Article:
MedEquities Realty Trust (MRT) is an attractive healthcare REIT that offers a big 7.2% dividend yield. It is growing rapidly, and it trades at compelling price-to-book and price-to-forward-AFFO ratios. And apparently, hedge funds like it too. This article provides an overview of the bull case for MedEquities, highlights some of the significant risks, and then offers an idea about how to invest in this potentially big opportunity. We have ranked MedEquities #6 on our list of Top 7 high-yield healthcare REITs worth considering.
Founded in 2014, MedEquities completed its initial public offering (“IPO”) in October of 2016, right before the US presidential election and a hawkish US Fed laid the hammer down on the REIT sector in general (more on this later). The company invests mainly in skilled nursing facilities (“SNF”) and acute care hospitals (“ACH”), as shown in the “Asset type breakdown” section of the following graphic.
And as the title of the above graphic suggests, MRT isn’t dealing with many of the “legacy” assets that trouble other higher acuity healthcare REITs. Specifically, because MRT is so new, it isn’t dealing with challenges caused by more stringent healthcare reimbursement policies that continue to plague some of the more seasoned REITs in the space (more on healthcare regulatory reforms later).
Michael Mauboussin: Challenges and Opportunities in Active Management And Using BAIT #MICUS
This next graphic shows more of the positive attributes of MRT, including its well-covered dividend, its conservative leverage, and its substantial liquidity.
And for more color, this next chart provides more details o MedEquities five operators.
Very importantly, as this next chart shows, MedEquities operates in a space that is poised to benefit from significant long-term demographic growth.
And MedEquities plans to capitalize on this growth opportunity through more acquisitions, particularly in the hospital and skilled nursing segments of the market (areas where other REITs have demonstrated aversion) as shown in this next chart.
One key consideration of the above chart is the $600+ billion of institutional quality healthcare real estate. Relative to other real estate sectors (e.g. office, commercial, industrial) healthcare is very un-saturated, which means there is a lot of space for healthcare REITs to grow. And as shown in this next chart, MedEquities has the balance sheet (i.e. financial wherewithal) to support significant growth.
For more perspective, this next chart shows MRT’s strategic priorities (including growth, prudent asset management, balance sheet management, and shareholder returns.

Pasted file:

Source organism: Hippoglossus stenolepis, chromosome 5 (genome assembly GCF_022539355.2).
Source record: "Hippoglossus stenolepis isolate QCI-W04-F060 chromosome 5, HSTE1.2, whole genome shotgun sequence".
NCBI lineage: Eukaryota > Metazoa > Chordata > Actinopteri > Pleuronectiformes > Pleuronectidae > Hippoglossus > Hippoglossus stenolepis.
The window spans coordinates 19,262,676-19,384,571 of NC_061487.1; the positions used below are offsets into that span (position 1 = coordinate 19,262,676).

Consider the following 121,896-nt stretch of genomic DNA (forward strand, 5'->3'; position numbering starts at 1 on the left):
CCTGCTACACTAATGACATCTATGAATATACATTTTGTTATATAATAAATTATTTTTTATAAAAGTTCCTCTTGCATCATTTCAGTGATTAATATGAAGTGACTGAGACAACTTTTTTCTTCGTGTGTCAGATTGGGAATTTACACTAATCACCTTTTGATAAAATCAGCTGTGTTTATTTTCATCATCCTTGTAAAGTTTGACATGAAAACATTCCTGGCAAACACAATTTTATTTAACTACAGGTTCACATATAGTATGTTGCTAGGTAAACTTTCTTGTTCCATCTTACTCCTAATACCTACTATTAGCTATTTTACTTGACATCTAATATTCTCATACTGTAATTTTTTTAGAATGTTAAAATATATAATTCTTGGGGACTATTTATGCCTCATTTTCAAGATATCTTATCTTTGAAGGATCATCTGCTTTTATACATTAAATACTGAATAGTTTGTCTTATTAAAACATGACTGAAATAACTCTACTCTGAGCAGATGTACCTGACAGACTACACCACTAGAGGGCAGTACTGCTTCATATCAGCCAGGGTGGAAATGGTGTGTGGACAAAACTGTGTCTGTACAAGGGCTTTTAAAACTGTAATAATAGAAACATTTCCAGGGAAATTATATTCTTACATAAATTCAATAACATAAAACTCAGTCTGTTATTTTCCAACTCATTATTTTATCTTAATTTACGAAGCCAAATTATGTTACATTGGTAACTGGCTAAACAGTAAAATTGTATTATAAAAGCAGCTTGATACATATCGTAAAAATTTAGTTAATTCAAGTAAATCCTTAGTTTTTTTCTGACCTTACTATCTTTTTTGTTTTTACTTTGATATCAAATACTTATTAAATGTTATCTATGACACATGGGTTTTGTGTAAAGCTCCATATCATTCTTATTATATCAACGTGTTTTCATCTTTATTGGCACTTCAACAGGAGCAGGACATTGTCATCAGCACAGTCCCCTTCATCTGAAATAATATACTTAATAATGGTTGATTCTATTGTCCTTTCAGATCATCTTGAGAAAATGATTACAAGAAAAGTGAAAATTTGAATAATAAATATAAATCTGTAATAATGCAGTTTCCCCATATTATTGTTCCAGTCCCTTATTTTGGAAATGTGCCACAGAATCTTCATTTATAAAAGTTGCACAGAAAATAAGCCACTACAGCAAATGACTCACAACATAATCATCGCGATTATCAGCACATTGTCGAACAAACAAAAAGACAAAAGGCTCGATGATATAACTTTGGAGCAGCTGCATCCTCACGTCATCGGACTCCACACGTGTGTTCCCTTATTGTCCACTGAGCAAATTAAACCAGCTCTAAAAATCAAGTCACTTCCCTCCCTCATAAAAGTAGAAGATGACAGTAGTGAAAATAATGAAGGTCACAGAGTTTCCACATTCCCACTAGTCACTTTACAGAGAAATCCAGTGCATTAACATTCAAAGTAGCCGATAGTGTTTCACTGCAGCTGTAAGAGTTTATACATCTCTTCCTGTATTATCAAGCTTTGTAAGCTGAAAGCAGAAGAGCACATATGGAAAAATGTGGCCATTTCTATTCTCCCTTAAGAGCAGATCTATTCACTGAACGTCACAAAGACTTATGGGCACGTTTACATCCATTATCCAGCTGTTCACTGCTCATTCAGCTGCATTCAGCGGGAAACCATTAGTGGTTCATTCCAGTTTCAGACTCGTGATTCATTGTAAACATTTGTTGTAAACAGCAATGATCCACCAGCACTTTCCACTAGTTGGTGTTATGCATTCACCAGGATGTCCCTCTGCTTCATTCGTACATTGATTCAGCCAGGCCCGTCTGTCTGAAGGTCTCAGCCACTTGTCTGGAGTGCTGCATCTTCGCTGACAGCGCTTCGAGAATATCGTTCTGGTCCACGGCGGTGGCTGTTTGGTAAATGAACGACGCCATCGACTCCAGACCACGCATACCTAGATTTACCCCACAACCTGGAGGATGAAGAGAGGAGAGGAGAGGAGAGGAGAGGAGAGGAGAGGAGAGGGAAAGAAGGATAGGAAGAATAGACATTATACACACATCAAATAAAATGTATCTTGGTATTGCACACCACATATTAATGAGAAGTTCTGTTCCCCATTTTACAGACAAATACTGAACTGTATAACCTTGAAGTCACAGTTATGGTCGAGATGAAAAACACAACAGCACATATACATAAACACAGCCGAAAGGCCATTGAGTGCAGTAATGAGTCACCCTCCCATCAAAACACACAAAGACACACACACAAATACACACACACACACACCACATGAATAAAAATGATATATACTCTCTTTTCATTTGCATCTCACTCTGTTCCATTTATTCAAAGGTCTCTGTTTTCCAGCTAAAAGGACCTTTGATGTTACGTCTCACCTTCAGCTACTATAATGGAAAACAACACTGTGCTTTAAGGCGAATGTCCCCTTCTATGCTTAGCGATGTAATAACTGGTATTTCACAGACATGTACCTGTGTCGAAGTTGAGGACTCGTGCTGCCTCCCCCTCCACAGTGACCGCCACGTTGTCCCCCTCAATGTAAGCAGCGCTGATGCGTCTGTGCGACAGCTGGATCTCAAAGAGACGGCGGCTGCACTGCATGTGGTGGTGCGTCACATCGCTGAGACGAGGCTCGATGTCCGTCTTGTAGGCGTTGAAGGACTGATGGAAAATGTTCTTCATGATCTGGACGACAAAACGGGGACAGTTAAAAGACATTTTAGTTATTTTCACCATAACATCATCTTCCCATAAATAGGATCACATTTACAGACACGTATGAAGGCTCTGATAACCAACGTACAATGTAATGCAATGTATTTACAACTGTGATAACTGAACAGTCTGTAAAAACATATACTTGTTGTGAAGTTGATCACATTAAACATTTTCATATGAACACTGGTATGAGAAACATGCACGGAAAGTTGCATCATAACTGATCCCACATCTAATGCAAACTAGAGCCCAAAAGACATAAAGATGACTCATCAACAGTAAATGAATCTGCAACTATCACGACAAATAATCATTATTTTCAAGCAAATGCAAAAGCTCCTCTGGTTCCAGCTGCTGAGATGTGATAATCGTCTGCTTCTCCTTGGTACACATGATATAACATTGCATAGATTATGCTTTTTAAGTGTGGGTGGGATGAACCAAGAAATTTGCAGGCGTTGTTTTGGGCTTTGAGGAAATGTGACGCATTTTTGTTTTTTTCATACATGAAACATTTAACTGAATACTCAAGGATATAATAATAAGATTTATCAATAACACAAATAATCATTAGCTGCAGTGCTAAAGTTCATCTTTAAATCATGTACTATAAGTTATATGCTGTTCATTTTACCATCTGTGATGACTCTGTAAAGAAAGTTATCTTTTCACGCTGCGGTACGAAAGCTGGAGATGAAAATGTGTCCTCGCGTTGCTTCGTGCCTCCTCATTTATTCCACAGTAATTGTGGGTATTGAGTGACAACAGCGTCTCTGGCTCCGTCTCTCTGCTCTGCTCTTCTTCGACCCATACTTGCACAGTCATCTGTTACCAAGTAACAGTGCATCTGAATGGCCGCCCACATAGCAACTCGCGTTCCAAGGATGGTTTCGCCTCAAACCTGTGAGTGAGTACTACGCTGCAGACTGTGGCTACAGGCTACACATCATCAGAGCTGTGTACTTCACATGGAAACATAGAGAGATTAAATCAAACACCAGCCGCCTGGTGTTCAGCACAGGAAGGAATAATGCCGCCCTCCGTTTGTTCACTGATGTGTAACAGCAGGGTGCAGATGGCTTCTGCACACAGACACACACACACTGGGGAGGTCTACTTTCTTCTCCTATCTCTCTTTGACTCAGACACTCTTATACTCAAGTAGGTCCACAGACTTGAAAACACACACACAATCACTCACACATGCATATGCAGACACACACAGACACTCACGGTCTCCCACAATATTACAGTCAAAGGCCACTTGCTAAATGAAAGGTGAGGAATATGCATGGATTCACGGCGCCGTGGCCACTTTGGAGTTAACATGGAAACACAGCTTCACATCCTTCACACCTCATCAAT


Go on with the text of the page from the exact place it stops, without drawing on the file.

We like the MedEquities growth story, but we’re keen on its valuation too. For perspective, this table shows MRT’s price-to-forward-AFFO (Adjusted Funds From Operations) ratio versus other healthcare REITs, and it is attractive, in our view.
The companies in the chart are all healthcare REITs, but they have varying exposures across the acuity spectrum.
The market has generally been perceiving higher risk (related to healthcare reform) and assigning lower valuations, to skilled nursing facilities operators such as Omega Healthcare Investors (OHI) and MRT (more on this risk later). However, MRT has less legacy assets considering it was formed in 2014 (and IPO’d in late 2016) which means they own more high quality healthcare real estate, as described in our earlier chart. However, trading just over 10 times 2017 AFFO is very cheap in our view
Remember, REITs in general have been trading significantly lower following the November US election, and higher interest rate expectations from the Fed, as shown in the following chart.
We believe the fears of higher interest rates (REITs rely heavily on borrowing) are already baked into REIT prices. And the strong rally in growth (and non-dividend stocks), aka the “Trump Rally,” is starting to slow, and now is an attractive time to invest in REITs in general.
For further perspective, the following table shows the price-to-book-value of MRT versus other healthcare REIT peers, and again it is attractive, trading at just over one times its book value.
Apparently, hedge funds like MRT too. According to this article by Insider Monkey, 14 hedge funds recently had positions in MRT, including some large well know names like Tudor Investments and Millennium Management. However, more recently, BlueMountain Capital Management took a very large position (around 8.2% of shares outstanding) and holds two board seats at MRT.
Generally speaking, we’re not overly impressed when our holdings overlap with hedge funds, however it is something to keep on your radar. We’re encouraged to know our interests seem aligned with the money at BlueMountain, but it also presents a risk as described below.
We’d be remiss not to review some of the more significant risks facing MRT. For example, BlueMountain’s position in MRT is a risk as described by MRT in its recent annual report:
BlueMountain has the ability to exercise substantial influence over us, including the approval of certain acquisitions.